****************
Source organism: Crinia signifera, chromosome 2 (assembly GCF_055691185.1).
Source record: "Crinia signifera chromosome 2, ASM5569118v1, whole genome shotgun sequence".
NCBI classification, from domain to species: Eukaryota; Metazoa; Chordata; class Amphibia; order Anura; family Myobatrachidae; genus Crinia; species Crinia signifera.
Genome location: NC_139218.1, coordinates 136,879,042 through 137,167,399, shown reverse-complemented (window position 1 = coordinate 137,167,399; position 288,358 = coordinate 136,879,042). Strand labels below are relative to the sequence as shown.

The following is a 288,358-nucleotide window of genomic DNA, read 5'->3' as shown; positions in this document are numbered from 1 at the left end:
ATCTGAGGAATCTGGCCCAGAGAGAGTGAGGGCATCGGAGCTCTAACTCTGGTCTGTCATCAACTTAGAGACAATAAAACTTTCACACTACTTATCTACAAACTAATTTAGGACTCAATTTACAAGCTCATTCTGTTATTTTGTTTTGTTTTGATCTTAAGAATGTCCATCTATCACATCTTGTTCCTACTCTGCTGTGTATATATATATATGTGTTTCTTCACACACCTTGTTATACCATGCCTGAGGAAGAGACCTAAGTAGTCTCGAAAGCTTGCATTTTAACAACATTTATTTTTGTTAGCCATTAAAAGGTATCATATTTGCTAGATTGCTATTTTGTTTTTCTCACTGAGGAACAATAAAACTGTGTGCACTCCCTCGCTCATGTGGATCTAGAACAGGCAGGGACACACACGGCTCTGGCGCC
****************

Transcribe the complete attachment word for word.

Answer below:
Source organism: Crinia signifera, chromosome 2 (assembly GCF_055691185.1).
Source record: "Crinia signifera chromosome 2, ASM5569118v1, whole genome shotgun sequence".
NCBI classification, from domain to species: Eukaryota; Metazoa; Chordata; class Amphibia; order Anura; family Myobatrachidae; genus Crinia; species Crinia signifera.
Genome location: NC_139218.1, coordinates 136,879,042 through 137,167,399, shown reverse-complemented (window position 1 = coordinate 137,167,399; position 288,358 = coordinate 136,879,042). Strand labels below are relative to the sequence as shown.

The following is a 288,358-nucleotide window of genomic DNA, read 5'->3' as shown; positions in this document are numbered from 1 at the left end:
ATCTGAGGAATCTGGCCCAGAGAGAGTGAGGGCATCGGAGCTCTAACTCTGGTCTGTCATCAACTTAGAGACAATAAAACTTTCACACTACTTATCTACAAACTAATTTAGGACTCAATTTACAAGCTCATTCTGTTATTTTGTTTTGTTTTGATCTTAAGAATGTCCATCTATCACATCTTGTTCCTACTCTGCTGTGTATATATATATATGTGTTTCTTCACACACCTTGTTATACCATGCCTGAGGAAGAGACCTAAGTAGTCTCGAAAGCTTGCATTTTAACAACATTTATTTTTGTTAGCCATTAAAAGGTATCATATTTGCTAGATTGCTATTTTGTTTTTCTCACTGAGGAACAATAAAACTGTGTGCACTCCCTCGCTCATGTGGATCTAGAACAGGCAGGGACACACACGGCTCTGGCGCC